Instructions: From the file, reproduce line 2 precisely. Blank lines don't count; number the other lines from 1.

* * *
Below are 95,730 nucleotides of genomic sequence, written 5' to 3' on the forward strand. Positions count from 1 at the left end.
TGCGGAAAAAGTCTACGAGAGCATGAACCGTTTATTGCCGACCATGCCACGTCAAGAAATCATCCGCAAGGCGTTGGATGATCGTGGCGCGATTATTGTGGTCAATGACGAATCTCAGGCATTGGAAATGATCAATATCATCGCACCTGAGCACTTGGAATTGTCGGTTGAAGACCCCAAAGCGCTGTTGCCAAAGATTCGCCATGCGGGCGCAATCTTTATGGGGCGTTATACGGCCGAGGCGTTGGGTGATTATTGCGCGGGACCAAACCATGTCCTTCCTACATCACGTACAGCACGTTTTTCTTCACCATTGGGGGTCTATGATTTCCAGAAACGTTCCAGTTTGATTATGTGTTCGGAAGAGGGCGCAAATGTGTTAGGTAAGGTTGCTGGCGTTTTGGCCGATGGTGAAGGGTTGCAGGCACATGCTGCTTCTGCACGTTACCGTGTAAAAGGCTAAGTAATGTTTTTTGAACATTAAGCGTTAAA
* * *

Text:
TGCGGAAAAAGTCTACGAGAGCATGAACCGTTTATTGCCGACCATGCCACGTCAAGAAATCATCCGCAAGGCGTTGGATGATCGTGGCGCGATTATTGTGGTCAATGACGAATCTCAGGCATTGGAAATGATCAATATCATCGCACCTGAGCACTTGGAATTGTCGGTTGAAGACCCCAAAGCGCTGTTGCCAAAGATTCGCCATGCGGGCGCAATCTTTATGGGGCGTTATACGGCCGAGGCGTTGGGTGATTATTGCGCGGGACCAAACCATGTCCTTCCTACATCACGTACAGCACGTTTTTCTTCACCATTGGGGGTCTATGATTTCCAGAAACGTTCCAGTTTGATTATGTGTTCGGAAGAGGGCGCAAATGTGTTAGGTAAGGTTGCTGGCGTTTTGGCCGATGGTGAAGGGTTGCAGGCACATGCTGCTTCTGCACGTTACCGTGTAAAAGGCTAAGTAATGTTTTTTGAACATTAAGCGTTAAA